Wednesday, December 31, 2014

Tupelo Press 30/30 Project

Dear Reader,

I am undertaking the challenge of Tupelo Press' 30/30 project, writing a poem a day in the month of January. The poems will be posted daily on the project's website. Stephen King says that the draft of a book should only take three months and there's something in that -- an invitation to move beyond perfectionism, dig deep, and play fast and loose. I don't normally write much more than 30 poems in half a year, so this is a way to plow toward a final manuscript. I invite you to be a part of my writing this month, first and foremost through reading. And get in touch. Writing can be a lonely pursuit and encouragement, thoughts, or even heckling would be a welcome word from the outside world.

You can also be a part of my month-long writing adventure by supporting Tupelo Press. 30/30 provides poets with a challenge and unique publication venue. As a part of the project, poets agree to attempt to raise a certain amount of money for the press. My goal is $350. Donations to the press help projects like 30/30 continue along with book publishing and the Tupelo Quarterly, which published my poem Tea for Jelena earlier this year. I'm very much averse to asking friends for money, even for a great cause, so I'm not. Rather, I'm offering an exchange. Below are what you'll get for your donation depending on amount. Please consider pitching in, even a dollar or two.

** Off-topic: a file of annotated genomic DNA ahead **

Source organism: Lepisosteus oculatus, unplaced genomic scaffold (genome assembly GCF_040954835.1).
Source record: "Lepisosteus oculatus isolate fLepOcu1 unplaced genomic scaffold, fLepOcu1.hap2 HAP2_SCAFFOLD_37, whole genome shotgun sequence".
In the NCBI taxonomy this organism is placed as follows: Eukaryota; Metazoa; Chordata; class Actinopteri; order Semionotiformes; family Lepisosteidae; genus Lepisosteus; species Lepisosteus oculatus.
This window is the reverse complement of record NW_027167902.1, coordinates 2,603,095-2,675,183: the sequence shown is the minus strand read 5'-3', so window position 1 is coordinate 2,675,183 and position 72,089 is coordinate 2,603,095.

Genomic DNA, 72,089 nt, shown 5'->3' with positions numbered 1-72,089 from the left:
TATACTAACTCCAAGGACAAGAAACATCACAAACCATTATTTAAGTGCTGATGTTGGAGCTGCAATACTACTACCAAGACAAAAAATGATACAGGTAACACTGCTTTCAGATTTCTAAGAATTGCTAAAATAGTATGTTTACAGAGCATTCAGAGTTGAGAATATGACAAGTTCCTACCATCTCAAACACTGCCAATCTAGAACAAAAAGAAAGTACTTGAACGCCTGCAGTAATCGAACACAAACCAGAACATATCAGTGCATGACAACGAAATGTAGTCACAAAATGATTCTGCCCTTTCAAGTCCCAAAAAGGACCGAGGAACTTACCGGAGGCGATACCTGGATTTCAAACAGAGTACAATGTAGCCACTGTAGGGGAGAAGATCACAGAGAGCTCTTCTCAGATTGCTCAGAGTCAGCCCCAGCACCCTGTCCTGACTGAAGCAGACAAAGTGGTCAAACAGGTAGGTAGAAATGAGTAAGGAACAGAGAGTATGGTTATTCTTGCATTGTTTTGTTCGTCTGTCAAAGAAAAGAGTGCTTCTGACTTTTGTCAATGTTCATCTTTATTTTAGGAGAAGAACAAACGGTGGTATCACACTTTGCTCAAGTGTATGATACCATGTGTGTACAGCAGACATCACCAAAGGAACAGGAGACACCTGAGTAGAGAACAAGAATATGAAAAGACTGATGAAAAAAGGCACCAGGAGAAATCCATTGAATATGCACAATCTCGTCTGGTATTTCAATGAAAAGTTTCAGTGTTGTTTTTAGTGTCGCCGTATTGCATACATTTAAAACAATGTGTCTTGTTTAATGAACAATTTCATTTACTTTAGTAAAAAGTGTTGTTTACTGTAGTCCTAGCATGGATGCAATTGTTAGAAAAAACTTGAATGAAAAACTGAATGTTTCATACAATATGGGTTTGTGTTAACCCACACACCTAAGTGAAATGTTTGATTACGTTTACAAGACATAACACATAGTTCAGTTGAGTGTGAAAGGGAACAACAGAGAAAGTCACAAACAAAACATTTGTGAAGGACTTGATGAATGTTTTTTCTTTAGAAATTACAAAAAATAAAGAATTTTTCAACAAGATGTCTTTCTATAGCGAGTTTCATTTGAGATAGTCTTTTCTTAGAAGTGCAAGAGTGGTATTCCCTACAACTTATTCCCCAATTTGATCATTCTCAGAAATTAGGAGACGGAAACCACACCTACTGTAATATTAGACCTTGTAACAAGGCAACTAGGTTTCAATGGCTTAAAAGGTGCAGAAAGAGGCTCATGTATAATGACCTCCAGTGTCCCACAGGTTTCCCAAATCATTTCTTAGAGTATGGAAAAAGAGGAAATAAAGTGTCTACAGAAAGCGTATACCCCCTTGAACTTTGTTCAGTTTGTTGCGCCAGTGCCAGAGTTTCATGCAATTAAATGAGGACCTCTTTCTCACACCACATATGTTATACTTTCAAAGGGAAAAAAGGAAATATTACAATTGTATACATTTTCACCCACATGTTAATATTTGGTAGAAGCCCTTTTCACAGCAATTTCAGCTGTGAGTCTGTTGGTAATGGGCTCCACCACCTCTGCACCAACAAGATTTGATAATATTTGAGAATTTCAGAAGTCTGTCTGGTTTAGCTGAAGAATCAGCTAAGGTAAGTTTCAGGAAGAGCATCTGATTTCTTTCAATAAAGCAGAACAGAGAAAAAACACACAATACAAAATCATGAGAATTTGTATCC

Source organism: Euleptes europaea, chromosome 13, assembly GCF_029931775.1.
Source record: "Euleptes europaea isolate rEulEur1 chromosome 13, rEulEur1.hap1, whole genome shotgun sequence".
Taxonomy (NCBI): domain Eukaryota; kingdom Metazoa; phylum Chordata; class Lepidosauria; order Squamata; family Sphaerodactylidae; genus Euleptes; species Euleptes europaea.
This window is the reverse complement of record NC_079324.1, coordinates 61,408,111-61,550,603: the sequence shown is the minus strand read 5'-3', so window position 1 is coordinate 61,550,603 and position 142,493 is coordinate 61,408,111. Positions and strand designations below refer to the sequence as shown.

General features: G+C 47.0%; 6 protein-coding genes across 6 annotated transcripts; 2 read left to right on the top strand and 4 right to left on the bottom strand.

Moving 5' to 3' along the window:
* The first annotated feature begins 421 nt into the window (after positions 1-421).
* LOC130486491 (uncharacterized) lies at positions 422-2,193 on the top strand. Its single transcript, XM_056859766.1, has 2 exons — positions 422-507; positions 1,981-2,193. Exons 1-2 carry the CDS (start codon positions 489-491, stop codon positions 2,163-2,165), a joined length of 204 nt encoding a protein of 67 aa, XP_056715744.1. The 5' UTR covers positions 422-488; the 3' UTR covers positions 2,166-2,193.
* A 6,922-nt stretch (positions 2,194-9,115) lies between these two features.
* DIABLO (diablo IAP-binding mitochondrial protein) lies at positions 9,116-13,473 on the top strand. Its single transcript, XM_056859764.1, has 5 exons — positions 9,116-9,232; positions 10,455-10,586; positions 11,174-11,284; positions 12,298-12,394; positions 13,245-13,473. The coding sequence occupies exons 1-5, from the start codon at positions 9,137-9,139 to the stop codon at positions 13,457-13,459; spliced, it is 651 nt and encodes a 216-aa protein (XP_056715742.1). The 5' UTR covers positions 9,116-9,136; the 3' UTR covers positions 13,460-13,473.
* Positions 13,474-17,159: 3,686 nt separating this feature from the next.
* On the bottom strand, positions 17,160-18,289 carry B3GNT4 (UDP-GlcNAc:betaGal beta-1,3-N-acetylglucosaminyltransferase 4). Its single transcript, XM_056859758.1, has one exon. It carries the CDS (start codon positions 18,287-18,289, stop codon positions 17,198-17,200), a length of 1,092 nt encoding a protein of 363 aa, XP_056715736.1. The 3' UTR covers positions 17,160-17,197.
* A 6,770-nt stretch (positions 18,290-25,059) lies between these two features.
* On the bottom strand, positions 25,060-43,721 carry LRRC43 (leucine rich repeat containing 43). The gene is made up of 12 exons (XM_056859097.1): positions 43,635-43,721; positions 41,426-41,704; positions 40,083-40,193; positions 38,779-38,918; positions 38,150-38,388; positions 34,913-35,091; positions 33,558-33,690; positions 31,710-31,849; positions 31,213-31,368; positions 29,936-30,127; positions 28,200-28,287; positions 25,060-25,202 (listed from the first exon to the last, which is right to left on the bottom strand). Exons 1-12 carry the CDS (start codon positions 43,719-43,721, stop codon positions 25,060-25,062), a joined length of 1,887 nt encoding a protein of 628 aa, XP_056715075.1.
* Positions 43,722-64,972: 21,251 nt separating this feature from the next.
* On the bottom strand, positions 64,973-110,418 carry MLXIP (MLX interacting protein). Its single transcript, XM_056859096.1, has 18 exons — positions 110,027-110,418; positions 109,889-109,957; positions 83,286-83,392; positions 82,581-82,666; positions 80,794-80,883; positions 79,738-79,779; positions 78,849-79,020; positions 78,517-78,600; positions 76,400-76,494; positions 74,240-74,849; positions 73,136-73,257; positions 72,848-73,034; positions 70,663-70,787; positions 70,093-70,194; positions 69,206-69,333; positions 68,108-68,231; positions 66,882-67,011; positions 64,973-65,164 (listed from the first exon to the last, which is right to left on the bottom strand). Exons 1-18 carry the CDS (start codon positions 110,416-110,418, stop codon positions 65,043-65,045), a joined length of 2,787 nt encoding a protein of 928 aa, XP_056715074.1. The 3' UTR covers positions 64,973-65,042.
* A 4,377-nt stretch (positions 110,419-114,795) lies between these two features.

$1+ -- A letter or postcard
$10 -- A handwritten poem
$20 -- A poem on a prompt of your choosing
$35 -- A limited letter-press print of my poem Cicada by the artist Marie Kinscher (see above)
$100 -- A private reading

I'll be posting about my progress here and linking daily poems on Facebook and Twitter. I can't think of a better way to kick off a resolute new year than 30/30. I wish you a fair 2015 and hope we'll meet again and often in it. .


Tuesday, December 23, 2014

Updates and Miscellany

It is often the case that good times, though remarkable don't need remarked upon. The last months have been a flurry of good things -- catching up with old friends and translating new authors, warming up with rum punch and and enjoying long walks on still winter days -- and I haven't written here. I've had the proud pleasure of accompanying students at vocal recitals and the joy of fellowship with thirty friends cozily packed into my cottage for carol singing. A few things:
  • I received an anonymous bunch of Faroese children's magazines in the mail for no apparent reason. It is always nice to get Faroepost though and I enjoyed reading about Iphones and potatoes. Any clues on the sender?
  • My translations of my dear friend Kat Müller's Gernan poems came out in Fjord's Review last month. It was a great moment as a writer to walk into Barnes & Noble and find the issue on the magazine rack.
  • My best Bennington friend, Brett Jenkins, sent me her manuscript. In it was a poem dedicated to me I'd forgotten about - These songbirds chattering us awake / were rocking the truths of the morning / gently into us, that each rock shook / from your shoes that first Vermont summer/ was preparing your body for loss... I'm so lucky in my friends.
  • Paper Darts published an illustrated version of my poem "A Trip to Jerusalem.
Last year, this time, I had Geoffrey Brock's "Alteration Finds" stuck in my head with its refrain of changing life. Since then, life has changed and for the better. I've experienced friendships built over jenga and theological discussions, the beauty of a voice rising in the swelter of summertime, cold seas and warm hearts. Merry Christmas, dear reader. Let's drink of cup of kindness for auld lang syne, the good old days. May these be those days.

Sigh No More